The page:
Breast Cancer being Over diagnosed?
“,… About one in seven cases of screen-detected breast cancer are overdiagnosed, according to a modeling study based on data from Breast Cancer Surveillance Consortium (BCSC) centers…”
“…Of these overdiagnosed cases, 6.1% (95% UI 0.2-20.1) were due to the detection of indolent preclinical cancer, and 9.3% (95% UI 5.5-13.5) were due to the detection of progressive preclinical cancer in women who would have died from an unrelated cause before clinical diagnosis, they noted in the Annals of Internal Medicine…”
Study: Breast Cancer Is Still Being Overdiagnosed
— Though modeling study’s estimated rate of 15% is below previous estimates
by Mike Bassett, Staff Writer, MedPage Today February 28, 2022
About one in seven cases of screen-detected breast cancer are overdiagnosed, according to a modeling study based on data from Breast Cancer Surveillance Consortium (BCSC) centers.
In a program of biennial screening for women ages 50 to 74, consistent with the U.S. Preventive Services Task Force recommendation for average-risk women, 15.4% (95% uncertainty interval [UI] 9.4-26.5) of screen-detected cancer cases were estimated to be overdiagnosed, reported Marc D. Ryser, PhD, of Duke University in Durham, North Carolina, and colleagues.
Of these overdiagnosed cases, 6.1% (95% UI 0.2-20.1) were due to the detection of indolent preclinical cancer, and 9.3% (95% UI 5.5-13.5) were due to the detection of progressive preclinical cancer in women who would have died from an unrelated cause before clinical diagnosis, they noted in the Annals of Internal Medicine.
This overdiagnosis estimate is lower than previous reports of estimates as high as 30%, said Ryser in a video accompanying the study. “We have known for a long time that the most prominent estimates of breast cancer overdiagnosis in the U.S. were unrealistically high. We hope that our overdiagnosis estimate of 15% among screen-detected cancers will be adopted as a new standard and will lead to better informed decision making around breast cancer screening, follow-up testing, and treatment.”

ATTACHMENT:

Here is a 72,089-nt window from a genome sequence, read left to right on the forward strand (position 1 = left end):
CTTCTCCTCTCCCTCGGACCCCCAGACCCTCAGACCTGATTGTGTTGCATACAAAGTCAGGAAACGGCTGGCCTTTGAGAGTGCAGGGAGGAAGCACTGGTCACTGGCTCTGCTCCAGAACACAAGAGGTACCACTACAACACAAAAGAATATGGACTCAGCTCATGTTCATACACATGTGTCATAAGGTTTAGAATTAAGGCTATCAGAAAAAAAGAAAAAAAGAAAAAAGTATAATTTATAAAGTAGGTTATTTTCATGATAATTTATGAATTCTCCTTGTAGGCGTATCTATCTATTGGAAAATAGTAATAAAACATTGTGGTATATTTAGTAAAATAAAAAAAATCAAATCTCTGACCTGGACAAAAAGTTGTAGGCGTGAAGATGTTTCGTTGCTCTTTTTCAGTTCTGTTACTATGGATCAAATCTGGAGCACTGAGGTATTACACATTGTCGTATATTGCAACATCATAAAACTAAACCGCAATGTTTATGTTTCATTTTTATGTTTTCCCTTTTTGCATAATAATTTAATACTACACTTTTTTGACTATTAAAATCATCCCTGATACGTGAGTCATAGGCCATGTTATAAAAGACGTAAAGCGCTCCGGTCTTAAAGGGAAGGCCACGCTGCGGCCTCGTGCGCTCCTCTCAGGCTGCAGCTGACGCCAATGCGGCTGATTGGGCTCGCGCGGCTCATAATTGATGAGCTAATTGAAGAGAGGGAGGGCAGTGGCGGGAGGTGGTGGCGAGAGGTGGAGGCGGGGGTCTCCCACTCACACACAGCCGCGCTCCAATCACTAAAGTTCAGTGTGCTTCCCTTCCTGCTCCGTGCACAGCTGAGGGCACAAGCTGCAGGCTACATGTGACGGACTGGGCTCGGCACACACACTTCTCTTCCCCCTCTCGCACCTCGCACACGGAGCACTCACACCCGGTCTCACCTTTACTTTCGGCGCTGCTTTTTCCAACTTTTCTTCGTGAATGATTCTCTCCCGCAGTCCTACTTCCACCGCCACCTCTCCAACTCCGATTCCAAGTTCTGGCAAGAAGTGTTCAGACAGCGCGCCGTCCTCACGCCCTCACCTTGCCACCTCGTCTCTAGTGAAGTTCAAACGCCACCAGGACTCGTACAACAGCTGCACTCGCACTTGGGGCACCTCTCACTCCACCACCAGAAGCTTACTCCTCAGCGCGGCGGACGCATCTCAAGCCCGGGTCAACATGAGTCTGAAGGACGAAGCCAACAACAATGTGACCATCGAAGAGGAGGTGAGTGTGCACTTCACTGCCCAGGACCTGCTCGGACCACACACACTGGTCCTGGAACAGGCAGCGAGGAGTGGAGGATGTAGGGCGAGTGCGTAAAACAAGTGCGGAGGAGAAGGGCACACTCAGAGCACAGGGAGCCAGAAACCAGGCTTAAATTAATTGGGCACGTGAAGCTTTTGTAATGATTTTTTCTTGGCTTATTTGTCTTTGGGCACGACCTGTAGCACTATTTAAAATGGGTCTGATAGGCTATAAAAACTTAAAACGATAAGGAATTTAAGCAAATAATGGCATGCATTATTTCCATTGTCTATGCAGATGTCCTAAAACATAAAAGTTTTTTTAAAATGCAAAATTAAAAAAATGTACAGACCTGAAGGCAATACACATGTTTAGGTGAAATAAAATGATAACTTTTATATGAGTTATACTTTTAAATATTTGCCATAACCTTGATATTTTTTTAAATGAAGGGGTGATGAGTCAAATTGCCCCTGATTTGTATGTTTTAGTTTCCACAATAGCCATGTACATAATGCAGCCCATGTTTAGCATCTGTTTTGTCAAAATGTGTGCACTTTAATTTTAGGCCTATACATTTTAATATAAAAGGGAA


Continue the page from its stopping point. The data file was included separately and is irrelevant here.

The researchers also found that the overdiagnosis rate increased with age: from 11.5% at the first screening exam at age 50, to 23.6% at the last exam at age 74.
In addition, the relative contributions to overdiagnosis from the detection of nonprogressive and progressive types of preclinical cancer differed by screening round. The rate of overdiagnosis due to nonprogressive cancer decreased from 8.4% at the first screen to 5.5% at the last screen, while the rate due to progressive cancer that would not have become clinically evident before death increased from 3.1% to 18.1%.
“Given that approximately 7 in 1,000 women will be diagnosed with invasive or noninvasive breast cancer on the basis of a screening mammogram, women should be told that approximately 1 in 1,000 women who undergo mammography will be found to have a cancer that would never have caused problems,” noted Felippe O. Marcondes, MD, and Katrina Armstrong, MD, both of Massachusetts General Hospital in Boston, in an accompanying editorial.
If 60% of the 280,000 cases of breast cancer diagnosed each year in the U.S. are found through screening, eliminating overdiagnoses would spare 25,000 women the cost and inconvenience of unnecessary treatment, they said. This would require “substantial advances” in major areas, including:
- Developing better predictive ability with the goal of accurately identifying tumors that will not progress
- Improving the accuracy of screening technologies to both reduce the risk for overdiagnosis and improve the ability to detect breast cancer missed by mammography
- Implementing prevention strategies to reduce the rate of breast cancer diagnosis overall, such as providing counseling about lifestyle modifications, as well as screening for genetic risk
Estimates for this study were based on individual screening and diagnosis histories among a cohort of 35,986 women who underwent one or more screening mammograms at a BCSC facility from 2000 through 2018. Of the included women, 64.4% were white, 19% were Asian, 12.1% were Black, and 11% were Hispanic. Median age at first screening exam was 56.
A total of 82,677 mammograms were conducted, and there were 718 breast cancer diagnoses. Most cases of cancer (90%) were screen detected, and most were diagnosed during the first screening round.